UK’s Most Prolific Home Economist, Marguerite Patten Dies at 99

MargueritePatten_9_1887742bLong before Jamie Oliver taught us how to make the healthiest meal out of the cheapest ingredients, Marguerite Patten taught the British community how to turn a ration into a delightful feast — and that was during World War II.

Recently her family announced that the Marguerite Patten passed away “from an illness stoically borne”. After suffering a stroke in 2011, her ability to speak became limited. She was 99 years of age.

Fate Had Plans

Born Hilda Elsie Marguerite Brown in Bath, Somerset on November 4, 1915, Marguerite aspired to become an actress. Fate would have it otherwise, as her father died when she was only 12. In the feat to help her mother out, she volunteered to cook meals for the family.

“I remember making a rabbit pie. And there was always lots to do in the garden – pick and bottle and jam. But otherwise … homework came first.”, she said in an interview.

Make Do and Mend

The Second World War poised the toughest of times. The food was either very little or provided close to no nutrition. While the rest saw hope thinning, Marguerite Patten saw an opportunity. Indeed, she was the queen of resourcefulness.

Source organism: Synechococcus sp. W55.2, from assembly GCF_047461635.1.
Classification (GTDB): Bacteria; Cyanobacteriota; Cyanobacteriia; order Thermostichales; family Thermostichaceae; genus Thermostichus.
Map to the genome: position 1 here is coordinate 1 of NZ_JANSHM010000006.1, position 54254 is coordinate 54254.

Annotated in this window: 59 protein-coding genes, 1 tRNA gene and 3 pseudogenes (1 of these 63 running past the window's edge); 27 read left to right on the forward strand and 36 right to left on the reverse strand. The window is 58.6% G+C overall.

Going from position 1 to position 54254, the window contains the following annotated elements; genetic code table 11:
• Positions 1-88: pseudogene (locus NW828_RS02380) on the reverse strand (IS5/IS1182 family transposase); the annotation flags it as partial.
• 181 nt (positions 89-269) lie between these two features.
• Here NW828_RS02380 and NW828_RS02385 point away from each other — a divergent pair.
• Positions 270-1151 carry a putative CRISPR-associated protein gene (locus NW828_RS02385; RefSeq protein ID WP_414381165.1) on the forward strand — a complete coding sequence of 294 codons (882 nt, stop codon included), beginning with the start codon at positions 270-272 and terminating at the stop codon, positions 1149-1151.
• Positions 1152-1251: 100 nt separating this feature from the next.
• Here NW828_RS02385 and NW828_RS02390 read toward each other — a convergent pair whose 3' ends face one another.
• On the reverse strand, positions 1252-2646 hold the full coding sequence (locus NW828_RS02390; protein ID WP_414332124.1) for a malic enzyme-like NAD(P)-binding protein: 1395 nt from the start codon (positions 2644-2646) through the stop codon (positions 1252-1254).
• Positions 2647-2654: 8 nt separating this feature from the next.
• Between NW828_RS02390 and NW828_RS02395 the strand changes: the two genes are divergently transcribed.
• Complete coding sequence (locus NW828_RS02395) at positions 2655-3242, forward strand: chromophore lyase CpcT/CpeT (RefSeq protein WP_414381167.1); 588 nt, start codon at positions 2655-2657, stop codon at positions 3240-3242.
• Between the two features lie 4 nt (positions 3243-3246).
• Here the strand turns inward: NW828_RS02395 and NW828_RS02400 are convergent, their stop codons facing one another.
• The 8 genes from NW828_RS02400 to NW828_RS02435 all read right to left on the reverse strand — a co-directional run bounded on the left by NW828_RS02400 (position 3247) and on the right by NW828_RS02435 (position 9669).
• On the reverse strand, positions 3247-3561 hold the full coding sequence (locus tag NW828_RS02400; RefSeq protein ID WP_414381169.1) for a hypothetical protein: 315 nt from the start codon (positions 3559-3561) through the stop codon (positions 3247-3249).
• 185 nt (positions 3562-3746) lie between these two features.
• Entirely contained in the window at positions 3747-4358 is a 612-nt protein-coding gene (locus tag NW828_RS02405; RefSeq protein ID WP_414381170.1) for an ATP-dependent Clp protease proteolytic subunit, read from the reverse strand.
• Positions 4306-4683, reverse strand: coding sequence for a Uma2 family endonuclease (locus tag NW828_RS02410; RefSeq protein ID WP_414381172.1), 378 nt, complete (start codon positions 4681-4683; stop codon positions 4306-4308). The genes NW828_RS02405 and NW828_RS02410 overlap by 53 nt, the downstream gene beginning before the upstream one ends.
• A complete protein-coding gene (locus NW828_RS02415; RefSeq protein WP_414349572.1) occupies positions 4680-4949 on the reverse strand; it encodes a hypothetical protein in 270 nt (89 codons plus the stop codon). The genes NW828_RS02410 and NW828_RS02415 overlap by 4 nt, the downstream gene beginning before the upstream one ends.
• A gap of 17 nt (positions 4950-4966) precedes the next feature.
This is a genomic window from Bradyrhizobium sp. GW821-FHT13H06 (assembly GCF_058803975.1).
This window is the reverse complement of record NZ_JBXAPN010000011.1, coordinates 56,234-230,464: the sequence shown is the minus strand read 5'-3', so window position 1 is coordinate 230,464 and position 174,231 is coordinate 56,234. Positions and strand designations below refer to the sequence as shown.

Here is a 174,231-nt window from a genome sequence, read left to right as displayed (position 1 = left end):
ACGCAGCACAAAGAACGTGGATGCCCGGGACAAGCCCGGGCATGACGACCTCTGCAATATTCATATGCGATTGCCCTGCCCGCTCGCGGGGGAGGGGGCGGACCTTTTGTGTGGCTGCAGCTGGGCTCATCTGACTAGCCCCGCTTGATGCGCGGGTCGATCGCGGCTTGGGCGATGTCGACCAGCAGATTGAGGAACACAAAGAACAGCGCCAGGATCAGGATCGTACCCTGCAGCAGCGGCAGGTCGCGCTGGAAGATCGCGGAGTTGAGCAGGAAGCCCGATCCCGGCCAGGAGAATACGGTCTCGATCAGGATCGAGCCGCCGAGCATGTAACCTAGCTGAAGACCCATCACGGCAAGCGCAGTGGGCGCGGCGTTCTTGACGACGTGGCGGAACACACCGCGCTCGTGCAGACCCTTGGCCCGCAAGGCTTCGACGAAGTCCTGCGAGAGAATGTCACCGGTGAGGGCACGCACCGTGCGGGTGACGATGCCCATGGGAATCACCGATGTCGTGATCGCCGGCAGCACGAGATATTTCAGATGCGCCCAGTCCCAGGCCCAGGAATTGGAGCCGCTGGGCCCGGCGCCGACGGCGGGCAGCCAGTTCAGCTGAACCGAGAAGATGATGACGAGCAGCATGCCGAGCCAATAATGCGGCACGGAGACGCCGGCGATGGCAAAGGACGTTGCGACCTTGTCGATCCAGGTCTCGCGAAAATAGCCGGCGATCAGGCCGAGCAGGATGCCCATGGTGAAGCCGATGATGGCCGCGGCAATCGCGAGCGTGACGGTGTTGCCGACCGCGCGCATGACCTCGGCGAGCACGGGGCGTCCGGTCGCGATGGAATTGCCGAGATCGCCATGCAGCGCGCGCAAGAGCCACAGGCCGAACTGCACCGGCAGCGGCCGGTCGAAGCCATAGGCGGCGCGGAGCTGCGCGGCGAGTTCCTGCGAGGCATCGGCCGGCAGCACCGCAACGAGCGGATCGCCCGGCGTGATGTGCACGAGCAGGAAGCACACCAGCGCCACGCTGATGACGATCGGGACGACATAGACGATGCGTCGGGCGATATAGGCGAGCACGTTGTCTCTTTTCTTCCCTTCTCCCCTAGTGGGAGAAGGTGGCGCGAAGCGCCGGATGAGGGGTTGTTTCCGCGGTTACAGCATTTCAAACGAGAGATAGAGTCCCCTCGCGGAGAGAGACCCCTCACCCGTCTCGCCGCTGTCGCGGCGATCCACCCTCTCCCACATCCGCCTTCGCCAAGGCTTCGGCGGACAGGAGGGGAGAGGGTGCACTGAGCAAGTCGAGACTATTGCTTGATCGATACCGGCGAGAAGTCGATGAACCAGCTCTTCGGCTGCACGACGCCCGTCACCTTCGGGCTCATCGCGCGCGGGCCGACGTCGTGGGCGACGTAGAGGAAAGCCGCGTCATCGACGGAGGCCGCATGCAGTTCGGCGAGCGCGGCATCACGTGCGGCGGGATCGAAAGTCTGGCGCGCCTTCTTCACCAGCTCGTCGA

It was during this time that efforts in educating people on how to cook with rations were recognized. It wasn’t long until she had her very own radio program. She was also assigned in the advice division of the Ministry of Food, which was formed in 1939 to oversee food distribution during the war.

Marguerite went around factory canteens, hospitals and markets, teaching people the wonders of making something out of nothing, particularly her famous “mock cream” — a mixture of margarine, cornstarch and cream. Until the day she passed on, it was still one of her fondest delights.

When the rations ended, she began incorporating more ingredients like olive oil and avocado in her no-brainer recipes, which was she most loved for.

She’s authored close to 170 cookbooks that sold nearly 17 million copies worldwide.

Not a Celebrity Chef

Up to her most recent years, Marguerite Patten refused to be called a celebrity chef. She insists on being referred to as “home economist”. In spite being a pioneer of cookery broadcasting, she remained humble and helpful.

She married in 1943, Charles Patten who predeceased her in 1997. They had a daughter.